If your family is anything like ours, you may be finding the sudden enforced social isolation somewhat disorienting, as normal routines and social interactions have gone out the window, and family life has suddenly become 24/7. In our family, my husband and I are now working from home, and our young-adult daughters have had to move back home from Avondale University College. As we’re learning how to navigate this new reality, these are some things that we’ve found helpful:
Practicing gratitude each day. Positive psychology research reveals that gratitude is “strongly and consistently associated with greater happiness”.1 The Scriptures, from the Old Testament to the New, also exhort us to “give thanks” and to “be thankful!” We make it a practice to identify 10 things we are thankful for each morning. Most days it’s easy; some days it’s hard. I had a difficult day last week when I had to come to terms with the fact that we’d sold our house at just the wrong time, and would have to move during a lockdown without having a new home to go to. I went to bed at 8pm and cried. When I woke up and my husband said, “What are you thankful for today?”, I didn’t feel very thankful for anything. But he started to tell God about the things he was thankful for, and by the time he was at number three, I was ready to join him in giving thanks. We then went for a long walk and by the time we came back my self-pity had lifted.
Exercising outdoors each day. Green space has been shown to have positive effects on mental health,2 as has exercise.3 Put them together and you have a powerful antidote to anxiety and depression. We’ve discovered several new walking tracks near our home, which we are enjoying. Our daughters take roller-blades and long-boards and tear around the tracks while we try to clock up 5km. We always come home feeling better.
Finding ways to be creative each day. Creative behaviours have been shown to improve mental health, boost your immune system and increase happiness.4 Between the four of us, we’ve been cooking new foods, writing poetry, painting, playing musical instruments and singing. Yesterday, when everyone was just a little morose, our daughters pulled out their violins and my husband tuned his guitar, and they jammed while I listened. These jam-sessions never fail to put a smile on our faces. We also dream about a garden to dig in once we move, as there are many ways in which gardening benefits mental health.5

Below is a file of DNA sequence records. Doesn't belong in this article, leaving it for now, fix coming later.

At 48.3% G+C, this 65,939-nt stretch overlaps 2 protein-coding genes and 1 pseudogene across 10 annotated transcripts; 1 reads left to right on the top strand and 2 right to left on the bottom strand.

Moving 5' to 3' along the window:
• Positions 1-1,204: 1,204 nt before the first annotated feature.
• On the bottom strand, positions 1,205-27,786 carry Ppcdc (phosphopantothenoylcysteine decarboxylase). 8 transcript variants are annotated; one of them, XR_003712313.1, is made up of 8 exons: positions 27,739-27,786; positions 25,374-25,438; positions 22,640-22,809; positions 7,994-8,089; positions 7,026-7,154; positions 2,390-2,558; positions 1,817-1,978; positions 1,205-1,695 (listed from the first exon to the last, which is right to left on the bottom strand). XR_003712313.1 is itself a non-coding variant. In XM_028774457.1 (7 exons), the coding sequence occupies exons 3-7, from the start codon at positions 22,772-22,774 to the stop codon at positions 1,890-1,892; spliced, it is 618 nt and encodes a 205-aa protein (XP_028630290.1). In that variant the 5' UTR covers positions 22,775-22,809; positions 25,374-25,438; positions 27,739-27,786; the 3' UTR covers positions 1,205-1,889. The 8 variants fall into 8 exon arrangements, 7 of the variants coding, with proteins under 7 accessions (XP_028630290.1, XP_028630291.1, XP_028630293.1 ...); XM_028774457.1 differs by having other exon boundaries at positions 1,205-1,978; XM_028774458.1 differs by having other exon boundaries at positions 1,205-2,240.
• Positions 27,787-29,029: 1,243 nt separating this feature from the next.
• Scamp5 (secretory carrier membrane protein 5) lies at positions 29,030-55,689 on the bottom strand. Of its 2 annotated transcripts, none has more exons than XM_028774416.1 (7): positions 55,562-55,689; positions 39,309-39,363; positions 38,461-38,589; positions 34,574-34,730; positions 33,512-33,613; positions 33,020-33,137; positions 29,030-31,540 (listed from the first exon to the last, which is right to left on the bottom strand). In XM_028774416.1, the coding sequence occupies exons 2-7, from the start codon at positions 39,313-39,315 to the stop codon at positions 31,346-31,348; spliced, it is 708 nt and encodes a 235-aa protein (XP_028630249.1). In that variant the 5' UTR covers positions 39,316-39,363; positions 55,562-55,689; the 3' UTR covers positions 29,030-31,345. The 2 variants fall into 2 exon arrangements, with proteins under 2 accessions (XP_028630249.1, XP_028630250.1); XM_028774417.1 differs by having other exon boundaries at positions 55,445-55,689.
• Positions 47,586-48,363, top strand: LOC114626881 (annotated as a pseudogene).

Staying connected with friends and family. The World Health Organization is now advocating against the term “social distancing” and is recommending the term “physical distancing” instead, as the importance of maintaining our social connections has never been more important. “Ironically, the technologies we often blame for tearing apart our social fabric might be our best chance, now, of keeping it together.”6 If you’re used to walking down the hall for a chat mid-morning/afternoon, you can replace this with a FaceTime or Zoom chat with a friend or colleague. If you’re missing your small group or book club, you can still connect with these friends via Zoom. Even my 76-year-old mother and 81-year-old father have learned to use Zoom, and now have a regular 8pm prayer time with their friends from church. We’re enjoying reconnecting with friends in the USA, who are also practicing physical distance at home and so have more time than they would usually.
Maintaining a regular daily routine, as well as a dedicated work space and time. While this takes a level of self-discipline that is difficult when working from home, we’ve found we really do feel better when we keep a somewhat regular time for rising/going to bed, when we get out of our PJs in the morning and maintain our grooming, and when we keep a somewhat regular schedule for eating meals. And by the way, children who regularly eat meals with their families have fewer at-risk behaviours as they move into the teen years, so consider this period of working from home a unique opportunity to make up for lost time.
If you are home schooling for the first time, I sympathise with you! Our family home-schooled for many years and know from experience that those early days and weeks of home schooling can be overwhelming. My advice is that you try to relax and remember that your children will learn many new things through this experience that they could never have learned at school. If you’re working with a school that you’re accountable to, I encourage you to connect with your children’s teachers to ask them to prioritise what is not negotiable and what might be optional. In times of transition, our home schooling consisted of only reading and maths every day. While at the time we wondered if our children might fall behind, they never did. Take the time to enjoy this opportunity to discover how your children learn, what their strengths and weaknesses are, what their unique talents are. One day, you may look back on these days as formational in your relationship with your children.
In addition to these practical suggestions for learning to navigate family life 24/7, remember to daily ask God, “who is able to do exceedingly abundantly above all that we ask or think, according to the power that works in us” (Ephesians 3:20), to give you all you need to face each day with “love, joy, peace, patience, kindness, goodness, faithfulness, gentleness and self-control” (Galatians 5:22-23).